Teams who are making casual games or serious games on a fixed budget can learn a lot from the development techniques involved in a title such as Fate. What if you could successfully finish your project and spend 10% of a typical game budget?

Questions about HPD
  • How do these small teams achieve such impressive efficiency compared to full game development teams? Are there techniques we can apply to other projects?
  • How does HPD compare to the HPD of other media production. What is the HPD for a movie? What about for an hour of training? How far does production efficiency for games need to advance before it can compete with other serious games-style applications.
take care

PS: Diablo also lists in their credits Alan Dabiri as a 'dunsel', which as far as I can gather is 'a nautical term for a part with no obvious function or purpose' Despite his undoubtedly essential presence in every game up until World of Warcraft, I did not include dear Alan in my number crunching.


  1. An interesting point about efficiency. However, there is a significant point that you may be missing: technology has changed since Diablo was released.

    PC's are faster now; they can accept much more in terms of waisted code. Indeed, one could imagine developing a Diablo-type game in Visual Basic, widely known as a productivity language that sacrifices performance for ease of use.

    Back in Diablo's day, they were doing cutting-edge 2D. This meant hand-optimized assembly blitting algorithms. This meant lots of painful debugging time just to get something visually on-screen with reasonable performance. Diablo runs just fine on an ancient Pentium 90. I seriously doubt that Fate will run on anything less than a P3 500MHz or better.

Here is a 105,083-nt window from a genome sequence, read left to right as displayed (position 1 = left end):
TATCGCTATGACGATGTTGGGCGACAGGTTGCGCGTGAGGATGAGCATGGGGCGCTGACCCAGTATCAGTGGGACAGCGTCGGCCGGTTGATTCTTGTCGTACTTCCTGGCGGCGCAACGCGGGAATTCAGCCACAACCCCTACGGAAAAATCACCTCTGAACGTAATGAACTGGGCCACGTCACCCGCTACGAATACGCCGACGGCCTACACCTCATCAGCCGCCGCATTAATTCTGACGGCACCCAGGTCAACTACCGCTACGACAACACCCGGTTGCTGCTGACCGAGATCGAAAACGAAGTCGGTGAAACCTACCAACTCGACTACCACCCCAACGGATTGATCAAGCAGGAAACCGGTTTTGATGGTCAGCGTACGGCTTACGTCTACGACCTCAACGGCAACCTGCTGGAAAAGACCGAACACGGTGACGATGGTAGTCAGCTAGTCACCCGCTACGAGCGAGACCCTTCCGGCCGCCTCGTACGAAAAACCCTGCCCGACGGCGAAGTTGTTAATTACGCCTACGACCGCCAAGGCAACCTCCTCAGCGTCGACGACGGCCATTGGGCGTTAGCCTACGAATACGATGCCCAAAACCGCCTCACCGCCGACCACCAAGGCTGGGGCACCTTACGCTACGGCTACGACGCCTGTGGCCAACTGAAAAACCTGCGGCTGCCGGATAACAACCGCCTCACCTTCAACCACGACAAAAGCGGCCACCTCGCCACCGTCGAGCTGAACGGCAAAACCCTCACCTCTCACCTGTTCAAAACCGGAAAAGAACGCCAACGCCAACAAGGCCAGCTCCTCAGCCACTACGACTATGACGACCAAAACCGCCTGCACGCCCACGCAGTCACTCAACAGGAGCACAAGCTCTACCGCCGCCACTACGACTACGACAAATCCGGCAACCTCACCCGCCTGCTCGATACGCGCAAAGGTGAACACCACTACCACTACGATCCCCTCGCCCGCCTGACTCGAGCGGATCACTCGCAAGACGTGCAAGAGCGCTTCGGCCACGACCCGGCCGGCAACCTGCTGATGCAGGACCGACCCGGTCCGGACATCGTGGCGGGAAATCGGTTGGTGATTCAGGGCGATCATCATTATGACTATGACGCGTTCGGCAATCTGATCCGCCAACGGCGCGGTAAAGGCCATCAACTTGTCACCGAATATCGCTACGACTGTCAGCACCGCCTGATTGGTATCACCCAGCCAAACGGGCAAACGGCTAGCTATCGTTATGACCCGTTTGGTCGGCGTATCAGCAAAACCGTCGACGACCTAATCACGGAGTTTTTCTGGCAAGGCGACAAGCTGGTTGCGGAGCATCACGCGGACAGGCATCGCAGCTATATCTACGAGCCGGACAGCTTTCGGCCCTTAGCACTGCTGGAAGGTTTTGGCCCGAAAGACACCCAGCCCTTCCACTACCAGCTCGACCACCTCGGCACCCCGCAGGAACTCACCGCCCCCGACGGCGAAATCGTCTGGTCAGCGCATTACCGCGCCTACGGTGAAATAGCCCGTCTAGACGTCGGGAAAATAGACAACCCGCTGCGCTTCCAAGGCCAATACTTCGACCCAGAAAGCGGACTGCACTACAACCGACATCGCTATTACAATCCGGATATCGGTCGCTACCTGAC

Plus, we have better game creation tools. Because we have more processing power than most of us really know what to do with, we can afford to not use hand-optimized assembly algorithms. We can afford to use middleware that may not be 100% efficient, like Ogre or Torque. We can afford to use low-end hardware abstraction layers like SDL or Allegro if programmers don't want to use middleware solutions, or if none of the solutions are appropriate for them. Programming games has never been easier than today, and it's getting easier.

    Art is also easier. Diablo was an 8-bit palatted game. Designing sprites in a subsection of a palatte, let alone sprites that look good, is a challenge. A significant challenge. A time consuming challenge. One that requires frequent cycles of give and take back and forth in terms of who gets which palatte colors and so forth.

    Modern 2D games use at least 16-bit color sprites if not full 32-bit color ones. It is far easier to just make the sprite than to have to work within the limits of a color palatte.

    Note that I'm not suggesting that Diablo's development was exceptionally efficient, or even more efficient than that of Fate. However, it is important to note that it is just easier to develop non-cutting edge games today than it was when these games were cutting edge.

  2. I have a longer post that addresses this topic lurking in my rough draft folder. You raise some very pertinent points. I was going down the same path myself when analysing the factors involved in this bizarre difference in efficiency.